Former Gov. John Kitzhaber appeared before the Oregon Government Ethics Commission in Salem on Feb. 16 to respond to an investigator's findings that Kitzhaber had probably committed 11 violations of state ethics laws.

The appearance marked the first time that Oregon's longest-serving governor, who resigned less than two months into his fourth term in 2015, has publicly addressed allegations of influence peddling related to first lady Cylvia Hayes' private consulting contracts.

Here are three takeaways from the hearing:

He's still got it.

In brief statements since he resigned, Kitzhaber, 70, has come across as defensive and unrepentant. Last week, however, both in his opening statement and in his unscripted responses to commissioners' questions, Kitzhaber appeared thoughtful, humble and deeply apologetic.

"If I've made violations," he told the commission, "I want to be held accountable."

He acknowledged neglecting to monitor Hayes. "I failed to stay personally engaged and informed about the nature of the contracts and professional activities," Kitzhaber said. "I erred."

Even when commissioners made it clear they weren't buying his argument that he'd never used his office for personal gain, he schmoozed with them after his hearing ended.

Hayes poisoned the well.

The commission held a similar hearing Jan. 5, 2017, on an investigation into Hayes' contracts. Neither Hayes nor her attorney showed up for that hearing, which irked commissioners.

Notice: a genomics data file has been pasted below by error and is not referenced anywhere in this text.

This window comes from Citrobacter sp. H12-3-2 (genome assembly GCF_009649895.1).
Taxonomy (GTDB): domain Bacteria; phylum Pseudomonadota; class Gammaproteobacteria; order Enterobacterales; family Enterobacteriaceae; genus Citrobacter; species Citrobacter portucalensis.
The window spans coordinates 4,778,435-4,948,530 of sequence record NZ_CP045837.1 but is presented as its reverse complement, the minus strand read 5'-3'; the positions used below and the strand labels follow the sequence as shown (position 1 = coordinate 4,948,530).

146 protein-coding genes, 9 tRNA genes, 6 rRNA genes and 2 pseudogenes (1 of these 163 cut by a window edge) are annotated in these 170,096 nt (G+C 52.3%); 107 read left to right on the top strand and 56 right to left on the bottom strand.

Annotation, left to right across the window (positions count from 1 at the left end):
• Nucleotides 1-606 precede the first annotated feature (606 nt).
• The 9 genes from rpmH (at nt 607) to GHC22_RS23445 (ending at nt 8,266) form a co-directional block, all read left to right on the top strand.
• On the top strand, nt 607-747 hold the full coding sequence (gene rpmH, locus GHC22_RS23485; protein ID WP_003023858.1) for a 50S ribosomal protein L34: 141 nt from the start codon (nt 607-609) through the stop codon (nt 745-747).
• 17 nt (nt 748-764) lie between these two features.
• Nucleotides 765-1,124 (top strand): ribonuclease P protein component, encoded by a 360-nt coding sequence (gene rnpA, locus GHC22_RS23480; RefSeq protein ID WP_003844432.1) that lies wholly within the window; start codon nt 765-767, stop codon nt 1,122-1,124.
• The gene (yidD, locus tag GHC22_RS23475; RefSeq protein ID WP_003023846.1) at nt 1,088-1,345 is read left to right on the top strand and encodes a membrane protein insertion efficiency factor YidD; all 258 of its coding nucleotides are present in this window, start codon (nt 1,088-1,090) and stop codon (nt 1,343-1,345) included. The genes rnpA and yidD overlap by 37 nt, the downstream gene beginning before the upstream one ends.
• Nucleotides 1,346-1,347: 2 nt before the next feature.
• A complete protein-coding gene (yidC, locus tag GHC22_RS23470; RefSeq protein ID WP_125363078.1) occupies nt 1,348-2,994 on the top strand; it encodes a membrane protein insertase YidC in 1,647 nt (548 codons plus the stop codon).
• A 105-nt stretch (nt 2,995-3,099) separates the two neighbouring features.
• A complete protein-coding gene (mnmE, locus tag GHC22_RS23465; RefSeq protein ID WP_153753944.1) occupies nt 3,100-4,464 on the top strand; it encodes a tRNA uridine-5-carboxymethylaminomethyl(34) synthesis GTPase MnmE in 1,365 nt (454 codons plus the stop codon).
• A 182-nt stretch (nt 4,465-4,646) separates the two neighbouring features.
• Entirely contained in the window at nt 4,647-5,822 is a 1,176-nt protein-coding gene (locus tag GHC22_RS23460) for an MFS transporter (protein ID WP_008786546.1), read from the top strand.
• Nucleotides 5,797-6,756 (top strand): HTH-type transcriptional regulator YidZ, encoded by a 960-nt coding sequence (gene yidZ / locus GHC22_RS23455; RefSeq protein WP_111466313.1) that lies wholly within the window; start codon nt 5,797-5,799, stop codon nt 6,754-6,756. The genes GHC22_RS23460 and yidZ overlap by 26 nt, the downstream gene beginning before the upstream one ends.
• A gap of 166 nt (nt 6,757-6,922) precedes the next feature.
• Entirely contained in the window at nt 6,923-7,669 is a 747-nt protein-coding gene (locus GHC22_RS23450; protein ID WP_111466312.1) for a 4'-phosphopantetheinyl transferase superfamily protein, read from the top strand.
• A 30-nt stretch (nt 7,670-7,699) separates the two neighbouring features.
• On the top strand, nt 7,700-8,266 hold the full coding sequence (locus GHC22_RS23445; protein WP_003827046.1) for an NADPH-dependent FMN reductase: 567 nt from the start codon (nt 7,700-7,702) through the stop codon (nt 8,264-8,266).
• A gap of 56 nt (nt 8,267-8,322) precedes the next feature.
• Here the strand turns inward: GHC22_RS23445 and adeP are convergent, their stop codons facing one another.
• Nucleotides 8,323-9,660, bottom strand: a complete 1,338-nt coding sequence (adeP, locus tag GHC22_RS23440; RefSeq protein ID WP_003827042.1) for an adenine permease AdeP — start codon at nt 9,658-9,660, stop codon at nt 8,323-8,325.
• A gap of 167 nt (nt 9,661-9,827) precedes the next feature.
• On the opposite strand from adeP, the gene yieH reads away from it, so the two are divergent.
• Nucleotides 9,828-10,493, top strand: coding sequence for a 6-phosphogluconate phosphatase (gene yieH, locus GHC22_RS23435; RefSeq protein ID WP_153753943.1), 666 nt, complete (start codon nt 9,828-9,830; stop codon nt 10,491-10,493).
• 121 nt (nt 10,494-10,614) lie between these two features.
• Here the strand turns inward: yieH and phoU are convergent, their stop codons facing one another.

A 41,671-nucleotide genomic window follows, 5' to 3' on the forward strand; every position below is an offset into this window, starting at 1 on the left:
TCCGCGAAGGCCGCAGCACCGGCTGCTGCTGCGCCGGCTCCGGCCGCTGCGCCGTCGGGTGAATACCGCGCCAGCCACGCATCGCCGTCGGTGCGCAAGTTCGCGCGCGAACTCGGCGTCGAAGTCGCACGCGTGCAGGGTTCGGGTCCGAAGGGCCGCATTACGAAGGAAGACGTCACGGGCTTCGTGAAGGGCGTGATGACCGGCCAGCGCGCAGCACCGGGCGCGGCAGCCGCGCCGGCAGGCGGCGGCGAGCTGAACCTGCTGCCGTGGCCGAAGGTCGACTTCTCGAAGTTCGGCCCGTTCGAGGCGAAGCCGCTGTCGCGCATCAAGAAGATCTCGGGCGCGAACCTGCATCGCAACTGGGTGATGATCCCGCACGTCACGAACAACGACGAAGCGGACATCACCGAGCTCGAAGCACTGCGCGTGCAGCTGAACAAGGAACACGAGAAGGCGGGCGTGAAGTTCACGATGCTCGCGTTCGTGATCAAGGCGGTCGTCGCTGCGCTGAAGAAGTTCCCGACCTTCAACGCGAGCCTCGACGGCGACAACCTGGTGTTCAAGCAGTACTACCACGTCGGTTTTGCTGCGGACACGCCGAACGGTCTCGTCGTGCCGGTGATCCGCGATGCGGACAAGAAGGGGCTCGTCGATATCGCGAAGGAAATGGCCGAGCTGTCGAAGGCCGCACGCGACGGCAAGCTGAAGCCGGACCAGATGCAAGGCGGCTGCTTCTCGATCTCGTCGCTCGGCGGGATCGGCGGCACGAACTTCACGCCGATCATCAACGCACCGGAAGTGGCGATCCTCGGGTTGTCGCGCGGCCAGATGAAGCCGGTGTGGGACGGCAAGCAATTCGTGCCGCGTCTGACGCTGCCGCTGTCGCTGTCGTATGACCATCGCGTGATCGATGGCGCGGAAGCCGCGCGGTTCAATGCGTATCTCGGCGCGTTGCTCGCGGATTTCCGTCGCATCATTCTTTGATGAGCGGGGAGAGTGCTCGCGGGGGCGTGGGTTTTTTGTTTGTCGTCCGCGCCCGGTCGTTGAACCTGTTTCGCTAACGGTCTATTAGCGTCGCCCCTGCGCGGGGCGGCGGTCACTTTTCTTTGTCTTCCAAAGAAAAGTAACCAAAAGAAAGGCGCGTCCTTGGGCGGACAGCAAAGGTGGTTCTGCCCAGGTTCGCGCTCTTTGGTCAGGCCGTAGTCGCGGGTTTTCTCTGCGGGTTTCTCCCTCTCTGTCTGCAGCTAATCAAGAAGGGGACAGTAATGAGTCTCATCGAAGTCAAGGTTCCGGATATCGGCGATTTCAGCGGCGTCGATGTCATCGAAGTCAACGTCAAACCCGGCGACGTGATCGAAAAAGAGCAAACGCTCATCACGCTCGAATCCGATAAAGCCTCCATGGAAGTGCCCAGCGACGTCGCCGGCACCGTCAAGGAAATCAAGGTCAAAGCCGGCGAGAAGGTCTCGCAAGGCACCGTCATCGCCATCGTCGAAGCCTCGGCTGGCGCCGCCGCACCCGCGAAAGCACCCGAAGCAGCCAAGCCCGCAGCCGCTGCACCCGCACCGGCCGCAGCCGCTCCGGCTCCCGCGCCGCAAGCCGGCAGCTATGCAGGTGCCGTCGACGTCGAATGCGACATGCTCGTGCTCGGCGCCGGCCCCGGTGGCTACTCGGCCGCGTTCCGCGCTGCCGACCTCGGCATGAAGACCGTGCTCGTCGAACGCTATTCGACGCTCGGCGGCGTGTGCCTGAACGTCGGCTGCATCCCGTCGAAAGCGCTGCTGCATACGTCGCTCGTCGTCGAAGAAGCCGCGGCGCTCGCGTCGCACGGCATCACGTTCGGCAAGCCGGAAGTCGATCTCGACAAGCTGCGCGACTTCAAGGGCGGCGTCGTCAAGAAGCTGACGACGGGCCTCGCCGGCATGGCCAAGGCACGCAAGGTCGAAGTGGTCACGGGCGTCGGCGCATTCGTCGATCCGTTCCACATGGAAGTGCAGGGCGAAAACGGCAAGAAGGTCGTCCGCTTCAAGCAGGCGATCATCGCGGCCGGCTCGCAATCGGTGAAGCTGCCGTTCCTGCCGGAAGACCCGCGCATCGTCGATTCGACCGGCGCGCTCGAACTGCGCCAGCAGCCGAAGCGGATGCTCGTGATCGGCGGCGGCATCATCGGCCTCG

"It would have been nice to ask some questions," said commission chairwoman Alison Kean.

The commissioners voted unanimously to find Hayes had committed 22 ethics law violations and clamored for the maximum possible fines—recommending an unprecedented $5,000 per violation.

That raised the degree of difficulty for Kitzhaber. "My recommendation," Kean said Jan. 5, "is that the governor be treated with a much higher standard."

He's willing to admit she lied.

Kitzhaber and his attorney, Janet Hoffman, revealed something new last week: a divergence between Kitzhaber and Hayes.

In the 23-page letter Hoffman submitted to the commission and in the remarks she and Kitzhaber made, the message was loud and clear: In her efforts to obtain work from potential contract partners, Hayes repeatedly misrepresented her role in Kitzhaber's administration.

Hoffman blistered Hayes in her letter, saying the first lady misrepresented her role in the governor's office without his knowledge.

"[Kitzhaber] was not aware that Ms. Hayes reported to nonprofit organizations, for instance, that she convened governors' offices or reinvigorated the Pacific Coast Collaborative or spearheaded Oregon's adoption of the [Genuine Progress Indicator]—all of which is inaccurate."

The commission will decide Hayes' penalty in March. She's scheduled to give a TEDx talk in Bend on March 31.